Last updated: March 01. 2014 9:03AM - 2417 Views
By - jbaxley@civitasmedia.com



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LUMBERTON — Veterinarians across Robeson County will offer discounted spay and neuter services from Monday until March 15 in an effort to prevent strays and reduce the number of animals that have to be euthanized at the county pound.


Six animal hospitals will participate in the Robeson County Veterinary Medical Association’s twice-a-year SNIP initiative.


“What happens with so many [unwanted animals] is they just get abandoned and discarded at trash drops, on the side of the road. It’s a vicious cycle,” said David Brooks, a doctor at Pembroke Veterinary Hospital who helps organize the program. “I don’t know a single town that’s not plagued by stray animals.”


Short for “Spay/Neuter Improve Pets,” SNIP was established in 2010 in an effort to curtail the historically high number of unwanted dogs and cats that are euthanized at the Robeson County Animal Shelter. In the mid-2000s, as many as 5,000 animals were put down annually at the facility. While that number has since decreased, the euthanization rate has been trending upwards in recent years.


More than 2,000 animals have been spayed or neutered through the SNIP initiative since the Robeson County Veterinary Medical Association first began offering it, with a record 423 pets receiving the procedure in March 2013. This SNIP will be the eighth one held.


In addition to county’s pet population in check, Brooks said the procedure can improve an animal’s quality of life.


“Both male and female dogs that have been spayed or neutered just generally have better health,” he said. “There’s less fighting, less scuffling, and it’s less likely they’ll be crossing the highway to find females.”


Brooks added that female dogs are less likely to develop cancer after they have been spayed.


Pets older than 4 months that are brought to participating animal hospitals for the procedure will also receive a rabies vaccination.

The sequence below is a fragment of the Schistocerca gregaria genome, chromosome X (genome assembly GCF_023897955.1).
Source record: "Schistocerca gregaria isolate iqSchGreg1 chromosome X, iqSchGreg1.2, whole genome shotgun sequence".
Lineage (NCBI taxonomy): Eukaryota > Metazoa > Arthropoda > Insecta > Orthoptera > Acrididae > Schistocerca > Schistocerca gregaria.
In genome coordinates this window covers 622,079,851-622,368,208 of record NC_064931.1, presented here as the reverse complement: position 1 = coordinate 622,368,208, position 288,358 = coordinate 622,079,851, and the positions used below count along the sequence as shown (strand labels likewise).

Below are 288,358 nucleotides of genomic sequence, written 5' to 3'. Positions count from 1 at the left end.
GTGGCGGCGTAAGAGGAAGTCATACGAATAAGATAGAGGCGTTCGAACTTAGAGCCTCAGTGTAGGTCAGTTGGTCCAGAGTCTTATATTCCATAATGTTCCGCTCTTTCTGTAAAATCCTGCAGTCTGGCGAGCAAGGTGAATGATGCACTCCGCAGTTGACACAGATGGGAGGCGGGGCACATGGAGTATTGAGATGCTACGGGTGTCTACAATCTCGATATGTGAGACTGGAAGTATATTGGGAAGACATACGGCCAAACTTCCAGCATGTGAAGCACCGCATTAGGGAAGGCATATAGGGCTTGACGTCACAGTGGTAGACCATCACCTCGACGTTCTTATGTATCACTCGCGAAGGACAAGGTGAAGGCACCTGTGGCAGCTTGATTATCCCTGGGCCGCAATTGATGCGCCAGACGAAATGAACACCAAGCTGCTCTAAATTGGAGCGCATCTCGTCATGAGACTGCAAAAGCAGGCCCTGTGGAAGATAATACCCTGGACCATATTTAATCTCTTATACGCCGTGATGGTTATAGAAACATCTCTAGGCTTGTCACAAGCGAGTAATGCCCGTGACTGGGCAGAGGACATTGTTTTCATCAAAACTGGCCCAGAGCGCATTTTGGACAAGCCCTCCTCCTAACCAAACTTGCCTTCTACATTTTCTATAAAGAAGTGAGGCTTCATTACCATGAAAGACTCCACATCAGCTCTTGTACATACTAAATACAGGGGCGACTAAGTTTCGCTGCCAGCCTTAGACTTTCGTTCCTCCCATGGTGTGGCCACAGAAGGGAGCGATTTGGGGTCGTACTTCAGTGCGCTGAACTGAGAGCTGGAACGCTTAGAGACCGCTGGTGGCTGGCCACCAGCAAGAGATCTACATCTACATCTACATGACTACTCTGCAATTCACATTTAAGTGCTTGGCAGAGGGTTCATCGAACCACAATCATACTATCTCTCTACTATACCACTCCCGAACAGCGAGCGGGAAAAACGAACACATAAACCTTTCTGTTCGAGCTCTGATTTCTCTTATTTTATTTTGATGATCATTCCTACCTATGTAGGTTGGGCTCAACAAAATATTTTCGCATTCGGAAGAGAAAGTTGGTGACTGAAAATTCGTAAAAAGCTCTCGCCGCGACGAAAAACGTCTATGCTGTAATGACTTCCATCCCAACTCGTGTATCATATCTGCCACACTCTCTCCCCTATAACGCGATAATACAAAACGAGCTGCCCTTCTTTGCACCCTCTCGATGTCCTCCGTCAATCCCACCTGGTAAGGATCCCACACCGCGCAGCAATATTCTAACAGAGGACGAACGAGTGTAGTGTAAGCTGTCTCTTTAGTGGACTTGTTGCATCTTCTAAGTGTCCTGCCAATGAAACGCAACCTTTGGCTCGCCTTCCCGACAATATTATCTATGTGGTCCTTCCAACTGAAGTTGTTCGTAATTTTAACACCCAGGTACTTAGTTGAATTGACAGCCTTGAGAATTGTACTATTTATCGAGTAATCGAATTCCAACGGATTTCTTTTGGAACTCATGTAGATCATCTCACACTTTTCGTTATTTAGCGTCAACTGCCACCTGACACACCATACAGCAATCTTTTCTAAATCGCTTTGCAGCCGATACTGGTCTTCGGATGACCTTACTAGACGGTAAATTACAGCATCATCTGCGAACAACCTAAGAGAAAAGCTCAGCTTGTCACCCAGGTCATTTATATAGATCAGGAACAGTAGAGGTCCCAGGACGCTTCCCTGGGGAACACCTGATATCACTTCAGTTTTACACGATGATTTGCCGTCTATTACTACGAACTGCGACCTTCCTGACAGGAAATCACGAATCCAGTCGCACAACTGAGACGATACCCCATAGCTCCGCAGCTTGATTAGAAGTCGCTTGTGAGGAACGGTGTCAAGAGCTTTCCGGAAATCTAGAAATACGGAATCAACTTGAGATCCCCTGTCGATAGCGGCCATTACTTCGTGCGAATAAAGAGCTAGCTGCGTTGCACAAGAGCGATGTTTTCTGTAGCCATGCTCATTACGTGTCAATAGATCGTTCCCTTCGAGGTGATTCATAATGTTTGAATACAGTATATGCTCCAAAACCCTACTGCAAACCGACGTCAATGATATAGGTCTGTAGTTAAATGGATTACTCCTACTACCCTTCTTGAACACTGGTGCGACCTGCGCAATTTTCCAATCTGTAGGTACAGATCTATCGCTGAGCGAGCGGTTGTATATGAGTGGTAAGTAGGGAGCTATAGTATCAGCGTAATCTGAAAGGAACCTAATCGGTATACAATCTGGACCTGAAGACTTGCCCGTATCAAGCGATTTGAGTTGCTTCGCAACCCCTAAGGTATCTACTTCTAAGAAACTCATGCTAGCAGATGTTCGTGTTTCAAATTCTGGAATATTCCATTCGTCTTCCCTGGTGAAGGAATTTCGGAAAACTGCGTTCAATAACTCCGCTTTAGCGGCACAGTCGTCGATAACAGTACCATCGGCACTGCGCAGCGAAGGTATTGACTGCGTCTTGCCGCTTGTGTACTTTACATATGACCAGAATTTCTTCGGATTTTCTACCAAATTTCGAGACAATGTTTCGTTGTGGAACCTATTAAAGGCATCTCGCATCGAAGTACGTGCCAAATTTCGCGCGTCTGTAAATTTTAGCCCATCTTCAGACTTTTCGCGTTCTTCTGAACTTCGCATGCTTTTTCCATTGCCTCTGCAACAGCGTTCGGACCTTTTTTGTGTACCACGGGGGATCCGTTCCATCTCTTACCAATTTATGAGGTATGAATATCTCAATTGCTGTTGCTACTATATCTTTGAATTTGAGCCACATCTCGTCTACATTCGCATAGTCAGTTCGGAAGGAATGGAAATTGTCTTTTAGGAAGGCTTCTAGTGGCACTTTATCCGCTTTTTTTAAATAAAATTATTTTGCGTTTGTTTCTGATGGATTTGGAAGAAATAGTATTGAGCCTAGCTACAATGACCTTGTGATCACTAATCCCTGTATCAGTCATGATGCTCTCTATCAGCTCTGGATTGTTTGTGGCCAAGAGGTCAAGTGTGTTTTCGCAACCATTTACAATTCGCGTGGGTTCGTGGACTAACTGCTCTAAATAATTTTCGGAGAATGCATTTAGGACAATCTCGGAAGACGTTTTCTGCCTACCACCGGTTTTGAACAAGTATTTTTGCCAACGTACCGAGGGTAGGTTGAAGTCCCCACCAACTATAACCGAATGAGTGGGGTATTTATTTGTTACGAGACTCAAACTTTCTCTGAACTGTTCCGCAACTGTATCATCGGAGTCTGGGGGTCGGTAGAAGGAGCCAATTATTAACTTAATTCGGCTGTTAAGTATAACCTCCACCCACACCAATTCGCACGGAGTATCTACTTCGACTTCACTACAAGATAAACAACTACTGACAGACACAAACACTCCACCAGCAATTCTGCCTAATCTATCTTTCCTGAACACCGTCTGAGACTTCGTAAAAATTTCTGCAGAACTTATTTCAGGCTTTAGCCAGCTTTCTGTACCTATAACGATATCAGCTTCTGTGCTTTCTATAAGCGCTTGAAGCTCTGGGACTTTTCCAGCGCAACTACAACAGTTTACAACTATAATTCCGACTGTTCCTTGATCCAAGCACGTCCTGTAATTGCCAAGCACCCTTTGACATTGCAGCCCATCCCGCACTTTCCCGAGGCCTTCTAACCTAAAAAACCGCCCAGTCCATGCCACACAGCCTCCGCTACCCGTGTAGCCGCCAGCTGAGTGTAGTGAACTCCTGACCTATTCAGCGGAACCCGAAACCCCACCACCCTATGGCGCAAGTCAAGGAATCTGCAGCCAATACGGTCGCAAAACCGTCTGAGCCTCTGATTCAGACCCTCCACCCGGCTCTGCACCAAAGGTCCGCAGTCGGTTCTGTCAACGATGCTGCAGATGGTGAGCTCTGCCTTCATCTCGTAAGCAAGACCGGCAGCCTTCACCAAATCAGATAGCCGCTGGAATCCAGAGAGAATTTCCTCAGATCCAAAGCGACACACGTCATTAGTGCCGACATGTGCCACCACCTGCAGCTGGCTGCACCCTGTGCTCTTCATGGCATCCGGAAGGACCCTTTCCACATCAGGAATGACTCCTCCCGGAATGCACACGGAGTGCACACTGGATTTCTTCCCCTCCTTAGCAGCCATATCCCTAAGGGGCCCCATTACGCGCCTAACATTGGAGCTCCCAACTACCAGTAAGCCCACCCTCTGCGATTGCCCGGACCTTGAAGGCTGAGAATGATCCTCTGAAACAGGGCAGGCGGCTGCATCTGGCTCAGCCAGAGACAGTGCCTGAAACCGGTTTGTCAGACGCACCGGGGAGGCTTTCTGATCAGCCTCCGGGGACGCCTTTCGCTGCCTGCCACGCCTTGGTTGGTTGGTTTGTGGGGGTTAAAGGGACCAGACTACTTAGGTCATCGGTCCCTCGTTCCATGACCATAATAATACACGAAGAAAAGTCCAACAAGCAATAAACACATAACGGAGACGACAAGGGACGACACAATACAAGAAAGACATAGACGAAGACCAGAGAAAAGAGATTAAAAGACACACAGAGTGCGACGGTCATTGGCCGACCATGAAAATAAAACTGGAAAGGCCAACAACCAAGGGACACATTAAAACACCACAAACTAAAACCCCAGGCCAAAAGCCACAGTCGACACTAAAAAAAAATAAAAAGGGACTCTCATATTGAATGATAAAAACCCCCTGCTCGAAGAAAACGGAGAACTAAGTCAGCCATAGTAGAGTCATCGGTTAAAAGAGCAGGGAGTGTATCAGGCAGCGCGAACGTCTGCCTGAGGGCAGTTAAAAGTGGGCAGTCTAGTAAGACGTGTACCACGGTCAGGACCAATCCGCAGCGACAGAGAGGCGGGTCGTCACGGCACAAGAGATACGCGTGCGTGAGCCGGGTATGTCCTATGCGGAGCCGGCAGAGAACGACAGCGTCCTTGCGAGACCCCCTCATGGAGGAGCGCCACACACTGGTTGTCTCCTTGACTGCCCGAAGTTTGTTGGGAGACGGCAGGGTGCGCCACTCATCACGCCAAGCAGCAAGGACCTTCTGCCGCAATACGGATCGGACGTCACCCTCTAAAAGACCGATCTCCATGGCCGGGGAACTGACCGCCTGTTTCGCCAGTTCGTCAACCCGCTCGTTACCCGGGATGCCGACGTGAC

“It’s a state mandate that we have to give them a rabies shot,” Brooks said. “If they bring a dog in here that’s never been to a veterinarian, it will leave here with a rabies shot.”


More than a dozen cases of rabies were reported during an outbreak of the disease in Robeson County last year.


The cost of the procedure includes anesthesia and surgery. Costs are as follows: female cats, $75; male cats, $60; female dogs less than 40 pounds, $85; female dogs more than 40 pounds, $100; male dogs less than 40 pounds, $80; and male dogs more than 40 pounds, $95. The procedure normally costs as much as $150, depending on the size and breed of the animal.


“One thing about this clinic we’re having right now is it’s open to all people whether they live in Robeson County or not. Regardless of the income, they get a reduction in the fee,” Brooks said.


Bill Smith, director of the Robeson County Department of Health, believes that initiatives like SNIP will eventually lead to a decrease in the number of animals euthanized each year.


“Spaying and neutering animals will reduce the unwanted pet population and, thanks to these programs, we should see a reduction in the number of euthanizations,” he said.


Pets owners are asked to schedule an appointment Participating veterinary clinics are: Biard’s Animal Hospital; 3169 E. Elizabethtown Road, Lumberton, 910-739-4998; North End Veterinary Clinic, 5791 Fayetteville Road, Lumberton, 910-738-9368; Southeastern Veterinary Hospital,1720 N.C.. 211, Lumberton, 910-739-9411; South Robeson Veterinary Hospital, 5412 N.C. 41, Fairmount, 910-628-7178; North Star Veterinary Hospital, 532 Canady Road, Parkton, 910-521-3431; and Pembroke Veterinary Hospital, 1447 Prospect Road, Pembroke, 910-521-3431.

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